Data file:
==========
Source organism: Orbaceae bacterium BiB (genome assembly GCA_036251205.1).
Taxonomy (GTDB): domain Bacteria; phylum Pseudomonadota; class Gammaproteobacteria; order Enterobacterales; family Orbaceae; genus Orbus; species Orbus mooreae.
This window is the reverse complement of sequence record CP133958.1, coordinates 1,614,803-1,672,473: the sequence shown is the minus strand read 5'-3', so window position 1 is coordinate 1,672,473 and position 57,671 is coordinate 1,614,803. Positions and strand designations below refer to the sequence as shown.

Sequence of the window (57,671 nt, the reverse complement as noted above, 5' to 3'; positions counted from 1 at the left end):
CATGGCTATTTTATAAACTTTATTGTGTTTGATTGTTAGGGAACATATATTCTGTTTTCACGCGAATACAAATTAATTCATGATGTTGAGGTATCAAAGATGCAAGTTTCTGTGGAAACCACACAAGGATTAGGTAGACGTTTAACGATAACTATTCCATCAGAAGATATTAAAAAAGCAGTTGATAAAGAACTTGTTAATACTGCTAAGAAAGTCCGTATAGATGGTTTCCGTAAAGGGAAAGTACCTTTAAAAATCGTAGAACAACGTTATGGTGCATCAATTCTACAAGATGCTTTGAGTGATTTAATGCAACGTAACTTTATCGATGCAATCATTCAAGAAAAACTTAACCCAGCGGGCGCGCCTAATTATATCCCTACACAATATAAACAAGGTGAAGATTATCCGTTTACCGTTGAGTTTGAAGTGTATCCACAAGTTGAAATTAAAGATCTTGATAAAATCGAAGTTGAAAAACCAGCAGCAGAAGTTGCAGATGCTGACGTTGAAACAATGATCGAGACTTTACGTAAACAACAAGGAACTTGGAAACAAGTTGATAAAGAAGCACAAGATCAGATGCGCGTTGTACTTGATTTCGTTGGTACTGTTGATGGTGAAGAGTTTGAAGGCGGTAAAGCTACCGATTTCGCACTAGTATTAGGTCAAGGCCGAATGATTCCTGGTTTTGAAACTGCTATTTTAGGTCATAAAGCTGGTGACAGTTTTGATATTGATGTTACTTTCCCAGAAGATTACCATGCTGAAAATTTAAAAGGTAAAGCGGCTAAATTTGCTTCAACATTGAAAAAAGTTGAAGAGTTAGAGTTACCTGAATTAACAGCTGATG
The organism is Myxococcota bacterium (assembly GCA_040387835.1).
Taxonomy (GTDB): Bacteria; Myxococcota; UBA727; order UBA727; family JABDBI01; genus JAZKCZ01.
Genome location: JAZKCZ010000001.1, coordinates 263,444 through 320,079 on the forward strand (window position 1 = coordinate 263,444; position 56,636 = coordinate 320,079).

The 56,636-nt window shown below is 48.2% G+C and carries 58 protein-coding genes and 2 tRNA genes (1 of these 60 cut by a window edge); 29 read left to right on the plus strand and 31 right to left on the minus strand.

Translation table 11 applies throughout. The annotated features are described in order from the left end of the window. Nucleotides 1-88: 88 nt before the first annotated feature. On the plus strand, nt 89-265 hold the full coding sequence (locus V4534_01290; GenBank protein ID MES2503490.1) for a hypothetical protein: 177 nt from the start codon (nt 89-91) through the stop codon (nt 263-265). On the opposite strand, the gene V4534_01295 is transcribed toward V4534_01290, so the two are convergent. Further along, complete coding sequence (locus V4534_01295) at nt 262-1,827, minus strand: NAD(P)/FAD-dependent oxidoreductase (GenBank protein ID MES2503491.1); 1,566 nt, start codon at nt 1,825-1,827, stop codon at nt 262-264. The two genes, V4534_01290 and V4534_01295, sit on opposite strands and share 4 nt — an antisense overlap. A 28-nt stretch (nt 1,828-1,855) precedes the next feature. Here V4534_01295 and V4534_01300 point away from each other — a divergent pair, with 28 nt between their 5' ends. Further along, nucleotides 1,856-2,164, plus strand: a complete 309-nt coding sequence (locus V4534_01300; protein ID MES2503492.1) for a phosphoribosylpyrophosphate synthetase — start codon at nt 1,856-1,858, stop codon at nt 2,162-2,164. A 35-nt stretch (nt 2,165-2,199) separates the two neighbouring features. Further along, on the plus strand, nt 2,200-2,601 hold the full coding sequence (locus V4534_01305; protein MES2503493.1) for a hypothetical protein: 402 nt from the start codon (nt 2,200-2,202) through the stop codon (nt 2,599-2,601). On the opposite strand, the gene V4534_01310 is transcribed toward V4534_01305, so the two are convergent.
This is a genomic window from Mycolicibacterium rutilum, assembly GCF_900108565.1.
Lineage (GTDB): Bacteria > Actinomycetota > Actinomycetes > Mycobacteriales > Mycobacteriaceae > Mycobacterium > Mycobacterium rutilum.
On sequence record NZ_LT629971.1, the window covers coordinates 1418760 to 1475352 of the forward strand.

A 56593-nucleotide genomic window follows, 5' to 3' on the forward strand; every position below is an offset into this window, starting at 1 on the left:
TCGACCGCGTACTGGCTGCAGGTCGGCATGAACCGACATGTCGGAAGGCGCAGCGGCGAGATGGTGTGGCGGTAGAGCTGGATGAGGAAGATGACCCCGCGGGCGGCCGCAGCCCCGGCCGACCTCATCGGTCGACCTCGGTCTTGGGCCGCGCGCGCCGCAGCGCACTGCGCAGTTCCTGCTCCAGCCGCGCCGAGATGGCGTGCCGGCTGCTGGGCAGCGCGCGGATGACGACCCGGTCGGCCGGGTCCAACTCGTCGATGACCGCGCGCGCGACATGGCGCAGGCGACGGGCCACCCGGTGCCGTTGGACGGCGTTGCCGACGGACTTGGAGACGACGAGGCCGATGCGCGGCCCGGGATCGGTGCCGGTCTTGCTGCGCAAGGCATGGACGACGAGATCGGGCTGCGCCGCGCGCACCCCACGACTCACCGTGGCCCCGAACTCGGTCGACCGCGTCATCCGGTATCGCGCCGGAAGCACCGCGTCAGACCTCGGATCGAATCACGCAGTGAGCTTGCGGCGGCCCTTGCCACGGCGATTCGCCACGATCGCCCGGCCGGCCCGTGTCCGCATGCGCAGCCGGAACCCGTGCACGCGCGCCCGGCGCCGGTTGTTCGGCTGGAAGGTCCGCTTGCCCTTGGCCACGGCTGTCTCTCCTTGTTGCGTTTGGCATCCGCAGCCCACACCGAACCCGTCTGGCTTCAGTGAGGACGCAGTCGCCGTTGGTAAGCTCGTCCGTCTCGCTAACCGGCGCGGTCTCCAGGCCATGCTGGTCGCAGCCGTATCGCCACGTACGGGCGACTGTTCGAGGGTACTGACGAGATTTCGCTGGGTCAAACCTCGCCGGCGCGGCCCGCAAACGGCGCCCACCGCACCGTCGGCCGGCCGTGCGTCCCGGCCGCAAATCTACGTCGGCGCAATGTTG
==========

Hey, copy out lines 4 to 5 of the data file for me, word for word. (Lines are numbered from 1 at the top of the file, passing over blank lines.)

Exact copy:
Sequence of the window (57,671 nt, the reverse complement as noted above, 5' to 3'; positions counted from 1 at the left end):
CATGGCTATTTTATAAACTTTATTGTGTTTGATTGTTAGGGAACATATATTCTGTTTTCACGCGAATACAAATTAATTCATGATGTTGAGGTATCAAAGATGCAAGTTTCTGTGGAAACCACACAAGGATTAGGTAGACGTTTAACGATAACTATTCCATCAGAAGATATTAAAAAAGCAGTTGATAAAGAACTTGTTAATACTGCTAAGAAAGTCCGTATAGATGGTTTCCGTAAAGGGAAAGTACCTTTAAAAATCGTAGAACAACGTTATGGTGCATCAATTCTACAAGATGCTTTGAGTGATTTAATGCAACGTAACTTTATCGATGCAATCATTCAAGAAAAACTTAACCCAGCGGGCGCGCCTAATTATATCCCTACACAATATAAACAAGGTGAAGATTATCCGTTTACCGTTGAGTTTGAAGTGTATCCACAAGTTGAAATTAAAGATCTTGATAAAATCGAAGTTGAAAAACCAGCAGCAGAAGTTGCAGATGCTGACGTTGAAACAATGATCGAGACTTTACGTAAACAACAAGGAACTTGGAAACAAGTTGATAAAGAAGCACAAGATCAGATGCGCGTTGTACTTGATTTCGTTGGTACTGTTGATGGTGAAGAGTTTGAAGGCGGTAAAGCTACCGATTTCGCACTAGTATTAGGTCAAGGCCGAATGATTCCTGGTTTTGAAACTGCTATTTTAGGTCATAAAGCTGGTGACAGTTTTGATATTGATGTTACTTTCCCAGAAGATTACCATGCTGAAAATTTAAAAGGTAAAGCGGCTAAATTTGCTTCAACATTGAAAAAAGTTGAAGAGTTAGAGTTACCTGAATTAACAGCTGATG